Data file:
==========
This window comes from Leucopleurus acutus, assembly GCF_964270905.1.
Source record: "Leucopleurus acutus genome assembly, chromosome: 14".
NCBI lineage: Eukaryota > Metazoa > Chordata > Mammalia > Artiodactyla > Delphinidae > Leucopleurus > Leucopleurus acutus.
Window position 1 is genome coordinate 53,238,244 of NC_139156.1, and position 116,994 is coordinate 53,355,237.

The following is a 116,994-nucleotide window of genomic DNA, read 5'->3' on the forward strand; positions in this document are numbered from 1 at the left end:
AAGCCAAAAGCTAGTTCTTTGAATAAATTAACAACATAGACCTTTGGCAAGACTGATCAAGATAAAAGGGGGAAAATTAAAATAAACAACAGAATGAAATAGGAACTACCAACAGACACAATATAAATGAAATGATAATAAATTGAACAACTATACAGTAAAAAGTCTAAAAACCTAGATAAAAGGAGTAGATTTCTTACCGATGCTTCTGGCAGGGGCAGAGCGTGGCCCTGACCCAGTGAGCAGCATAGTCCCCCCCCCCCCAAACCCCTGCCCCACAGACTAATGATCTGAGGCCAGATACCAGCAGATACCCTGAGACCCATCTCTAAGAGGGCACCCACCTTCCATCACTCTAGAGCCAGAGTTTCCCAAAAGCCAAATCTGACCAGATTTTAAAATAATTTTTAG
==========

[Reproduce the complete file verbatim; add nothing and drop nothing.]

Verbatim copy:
This window comes from Leucopleurus acutus, assembly GCF_964270905.1.
Source record: "Leucopleurus acutus genome assembly, chromosome: 14".
NCBI lineage: Eukaryota > Metazoa > Chordata > Mammalia > Artiodactyla > Delphinidae > Leucopleurus > Leucopleurus acutus.
Window position 1 is genome coordinate 53,238,244 of NC_139156.1, and position 116,994 is coordinate 53,355,237.

The following is a 116,994-nucleotide window of genomic DNA, read 5'->3' on the forward strand; positions in this document are numbered from 1 at the left end:
AAGCCAAAAGCTAGTTCTTTGAATAAATTAACAACATAGACCTTTGGCAAGACTGATCAAGATAAAAGGGGGAAAATTAAAATAAACAACAGAATGAAATAGGAACTACCAACAGACACAATATAAATGAAATGATAATAAATTGAACAACTATACAGTAAAAAGTCTAAAAACCTAGATAAAAGGAGTAGATTTCTTACCGATGCTTCTGGCAGGGGCAGAGCGTGGCCCTGACCCAGTGAGCAGCATAGTCCCCCCCCCCCCAAACCCCTGCCCCACAGACTAATGATCTGAGGCCAGATACCAGCAGATACCCTGAGACCCATCTCTAAGAGGGCACCCACCTTCCATCACTCTAGAGCCAGAGTTTCCCAAAAGCCAAATCTGACCAGATTTTAAAATAATTTTTAG